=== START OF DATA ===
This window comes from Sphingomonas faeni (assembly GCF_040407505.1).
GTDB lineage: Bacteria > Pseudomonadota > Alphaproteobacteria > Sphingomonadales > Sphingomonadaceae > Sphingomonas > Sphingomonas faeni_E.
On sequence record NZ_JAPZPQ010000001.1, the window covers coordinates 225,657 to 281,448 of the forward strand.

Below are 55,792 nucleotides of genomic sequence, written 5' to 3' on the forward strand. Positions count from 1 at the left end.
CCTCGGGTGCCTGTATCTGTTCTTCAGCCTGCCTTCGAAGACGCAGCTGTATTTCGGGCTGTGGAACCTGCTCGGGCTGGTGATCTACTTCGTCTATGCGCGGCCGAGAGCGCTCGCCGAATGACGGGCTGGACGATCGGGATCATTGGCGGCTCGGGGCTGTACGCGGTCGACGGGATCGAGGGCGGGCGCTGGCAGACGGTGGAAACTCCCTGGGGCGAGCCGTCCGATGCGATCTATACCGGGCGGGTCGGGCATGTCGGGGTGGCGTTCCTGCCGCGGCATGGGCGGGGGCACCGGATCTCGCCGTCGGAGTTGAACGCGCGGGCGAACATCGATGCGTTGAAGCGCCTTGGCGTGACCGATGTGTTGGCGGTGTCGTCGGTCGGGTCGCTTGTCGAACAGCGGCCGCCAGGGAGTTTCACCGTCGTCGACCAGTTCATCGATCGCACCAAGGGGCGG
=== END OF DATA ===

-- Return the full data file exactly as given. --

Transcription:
This window comes from Sphingomonas faeni (assembly GCF_040407505.1).
GTDB lineage: Bacteria > Pseudomonadota > Alphaproteobacteria > Sphingomonadales > Sphingomonadaceae > Sphingomonas > Sphingomonas faeni_E.
On sequence record NZ_JAPZPQ010000001.1, the window covers coordinates 225,657 to 281,448 of the forward strand.

Below are 55,792 nucleotides of genomic sequence, written 5' to 3' on the forward strand. Positions count from 1 at the left end.
CCTCGGGTGCCTGTATCTGTTCTTCAGCCTGCCTTCGAAGACGCAGCTGTATTTCGGGCTGTGGAACCTGCTCGGGCTGGTGATCTACTTCGTCTATGCGCGGCCGAGAGCGCTCGCCGAATGACGGGCTGGACGATCGGGATCATTGGCGGCTCGGGGCTGTACGCGGTCGACGGGATCGAGGGCGGGCGCTGGCAGACGGTGGAAACTCCCTGGGGCGAGCCGTCCGATGCGATCTATACCGGGCGGGTCGGGCATGTCGGGGTGGCGTTCCTGCCGCGGCATGGGCGGGGGCACCGGATCTCGCCGTCGGAGTTGAACGCGCGGGCGAACATCGATGCGTTGAAGCGCCTTGGCGTGACCGATGTGTTGGCGGTGTCGTCGGTCGGGTCGCTTGTCGAACAGCGGCCGCCAGGGAGTTTCACCGTCGTCGACCAGTTCATCGATCGCACCAAGGGGCGG